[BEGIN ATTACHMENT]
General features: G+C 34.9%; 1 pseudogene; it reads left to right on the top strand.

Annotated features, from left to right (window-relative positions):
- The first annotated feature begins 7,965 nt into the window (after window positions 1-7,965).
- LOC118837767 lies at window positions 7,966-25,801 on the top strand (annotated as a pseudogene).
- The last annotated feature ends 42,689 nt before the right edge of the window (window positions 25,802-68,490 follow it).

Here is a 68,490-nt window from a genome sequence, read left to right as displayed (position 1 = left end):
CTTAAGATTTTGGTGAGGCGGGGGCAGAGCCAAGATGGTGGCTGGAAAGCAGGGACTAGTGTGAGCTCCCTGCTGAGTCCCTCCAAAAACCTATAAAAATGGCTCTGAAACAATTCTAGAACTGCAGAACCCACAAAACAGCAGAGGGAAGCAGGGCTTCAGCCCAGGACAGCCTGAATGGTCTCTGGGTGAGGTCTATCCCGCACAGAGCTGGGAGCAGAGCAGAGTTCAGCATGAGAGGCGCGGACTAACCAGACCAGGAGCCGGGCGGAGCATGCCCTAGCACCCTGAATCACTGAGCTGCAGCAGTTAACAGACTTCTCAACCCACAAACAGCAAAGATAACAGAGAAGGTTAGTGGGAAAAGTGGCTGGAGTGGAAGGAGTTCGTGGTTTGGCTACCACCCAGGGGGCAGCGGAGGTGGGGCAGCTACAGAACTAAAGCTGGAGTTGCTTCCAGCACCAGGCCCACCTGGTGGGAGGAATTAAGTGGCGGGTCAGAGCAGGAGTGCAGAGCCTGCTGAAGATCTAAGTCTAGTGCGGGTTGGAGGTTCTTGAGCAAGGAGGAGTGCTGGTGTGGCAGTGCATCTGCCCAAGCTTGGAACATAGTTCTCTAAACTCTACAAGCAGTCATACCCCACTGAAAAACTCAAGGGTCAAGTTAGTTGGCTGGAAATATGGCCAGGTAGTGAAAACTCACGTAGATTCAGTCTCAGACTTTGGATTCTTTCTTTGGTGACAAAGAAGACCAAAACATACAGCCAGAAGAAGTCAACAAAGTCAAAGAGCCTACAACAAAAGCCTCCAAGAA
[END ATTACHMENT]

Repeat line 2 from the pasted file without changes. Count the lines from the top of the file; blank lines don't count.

Annotated features, from left to right (window-relative positions):